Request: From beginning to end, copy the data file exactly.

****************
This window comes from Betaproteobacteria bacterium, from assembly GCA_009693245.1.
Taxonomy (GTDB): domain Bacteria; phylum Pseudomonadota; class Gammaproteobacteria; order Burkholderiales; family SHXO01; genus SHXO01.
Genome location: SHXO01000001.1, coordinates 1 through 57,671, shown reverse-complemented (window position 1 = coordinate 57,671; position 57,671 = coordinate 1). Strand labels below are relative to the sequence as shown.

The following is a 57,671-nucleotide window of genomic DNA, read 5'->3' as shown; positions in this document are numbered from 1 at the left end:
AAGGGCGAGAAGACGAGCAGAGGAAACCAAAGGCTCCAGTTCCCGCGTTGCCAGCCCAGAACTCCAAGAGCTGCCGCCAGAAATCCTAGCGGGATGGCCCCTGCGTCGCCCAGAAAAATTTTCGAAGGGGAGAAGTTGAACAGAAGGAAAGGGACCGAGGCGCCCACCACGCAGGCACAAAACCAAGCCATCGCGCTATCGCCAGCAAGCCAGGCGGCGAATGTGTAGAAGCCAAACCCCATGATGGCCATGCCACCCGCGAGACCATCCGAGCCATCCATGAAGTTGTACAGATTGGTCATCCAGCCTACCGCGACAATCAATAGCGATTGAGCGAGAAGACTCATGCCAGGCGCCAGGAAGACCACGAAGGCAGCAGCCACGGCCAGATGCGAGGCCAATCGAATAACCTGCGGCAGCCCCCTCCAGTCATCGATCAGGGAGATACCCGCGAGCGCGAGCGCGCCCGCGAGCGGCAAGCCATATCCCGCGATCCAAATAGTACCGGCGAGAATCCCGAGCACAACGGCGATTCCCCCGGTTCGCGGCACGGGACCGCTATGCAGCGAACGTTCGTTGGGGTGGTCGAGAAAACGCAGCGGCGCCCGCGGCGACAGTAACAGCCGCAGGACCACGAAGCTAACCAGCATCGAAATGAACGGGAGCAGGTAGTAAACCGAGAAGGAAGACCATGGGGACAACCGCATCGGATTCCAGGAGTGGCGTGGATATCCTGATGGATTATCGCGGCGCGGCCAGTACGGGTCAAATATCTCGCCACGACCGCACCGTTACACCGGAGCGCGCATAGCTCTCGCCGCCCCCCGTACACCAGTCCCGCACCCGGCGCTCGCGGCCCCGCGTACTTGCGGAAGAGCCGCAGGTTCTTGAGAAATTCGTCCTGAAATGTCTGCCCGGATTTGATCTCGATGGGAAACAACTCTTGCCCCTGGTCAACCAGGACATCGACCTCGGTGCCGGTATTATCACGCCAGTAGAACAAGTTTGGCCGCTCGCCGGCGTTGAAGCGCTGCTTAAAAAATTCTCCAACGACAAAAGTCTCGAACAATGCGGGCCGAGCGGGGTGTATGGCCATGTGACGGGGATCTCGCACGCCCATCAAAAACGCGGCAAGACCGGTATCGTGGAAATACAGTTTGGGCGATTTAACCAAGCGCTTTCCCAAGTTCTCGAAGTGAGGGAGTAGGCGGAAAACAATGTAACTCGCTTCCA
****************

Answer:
This window comes from Betaproteobacteria bacterium, from assembly GCA_009693245.1.
Taxonomy (GTDB): domain Bacteria; phylum Pseudomonadota; class Gammaproteobacteria; order Burkholderiales; family SHXO01; genus SHXO01.
Genome location: SHXO01000001.1, coordinates 1 through 57,671, shown reverse-complemented (window position 1 = coordinate 57,671; position 57,671 = coordinate 1). Strand labels below are relative to the sequence as shown.

The following is a 57,671-nucleotide window of genomic DNA, read 5'->3' as shown; positions in this document are numbered from 1 at the left end:
AAGGGCGAGAAGACGAGCAGAGGAAACCAAAGGCTCCAGTTCCCGCGTTGCCAGCCCAGAACTCCAAGAGCTGCCGCCAGAAATCCTAGCGGGATGGCCCCTGCGTCGCCCAGAAAAATTTTCGAAGGGGAGAAGTTGAACAGAAGGAAAGGGACCGAGGCGCCCACCACGCAGGCACAAAACCAAGCCATCGCGCTATCGCCAGCAAGCCAGGCGGCGAATGTGTAGAAGCCAAACCCCATGATGGCCATGCCACCCGCGAGACCATCCGAGCCATCCATGAAGTTGTACAGATTGGTCATCCAGCCTACCGCGACAATCAATAGCGATTGAGCGAGAAGACTCATGCCAGGCGCCAGGAAGACCACGAAGGCAGCAGCCACGGCCAGATGCGAGGCCAATCGAATAACCTGCGGCAGCCCCCTCCAGTCATCGATCAGGGAGATACCCGCGAGCGCGAGCGCGCCCGCGAGCGGCAAGCCATATCCCGCGATCCAAATAGTACCGGCGAGAATCCCGAGCACAACGGCGATTCCCCCGGTTCGCGGCACGGGACCGCTATGCAGCGAACGTTCGTTGGGGTGGTCGAGAAAACGCAGCGGCGCCCGCGGCGACAGTAACAGCCGCAGGACCACGAAGCTAACCAGCATCGAAATGAACGGGAGCAGGTAGTAAACCGAGAAGGAAGACCATGGGGACAACCGCATCGGATTCCAGGAGTGGCGTGGATATCCTGATGGATTATCGCGGCGCGGCCAGTACGGGTCAAATATCTCGCCACGACCGCACCGTTACACCGGAGCGCGCATAGCTCTCGCCGCCCCCCGTACACCAGTCCCGCACCCGGCGCTCGCGGCCCCGCGTACTTGCGGAAGAGCCGCAGGTTCTTGAGAAATTCGTCCTGAAATGTCTGCCCGGATTTGATCTCGATGGGAAACAACTCTTGCCCCTGGTCAACCAGGACATCGACCTCGGTGCCGGTATTATCACGCCAGTAGAACAAGTTTGGCCGCTCGCCGGCGTTGAAGCGCTGCTTAAAAAATTCTCCAACGACAAAAGTCTCGAACAATGCGGGCCGAGCGGGGTGTATGGCCATGTGACGGGGATCTCGCACGCCCATCAAAAACGCGGCAAGACCGGTATCGTGGAAATACAGTTTGGGCGATTTAACCAAGCGCTTTCCCAAGTTCTCGAAGTGAGGGAGTAGGCGGAAAACAATGTAACTCGCTTCCA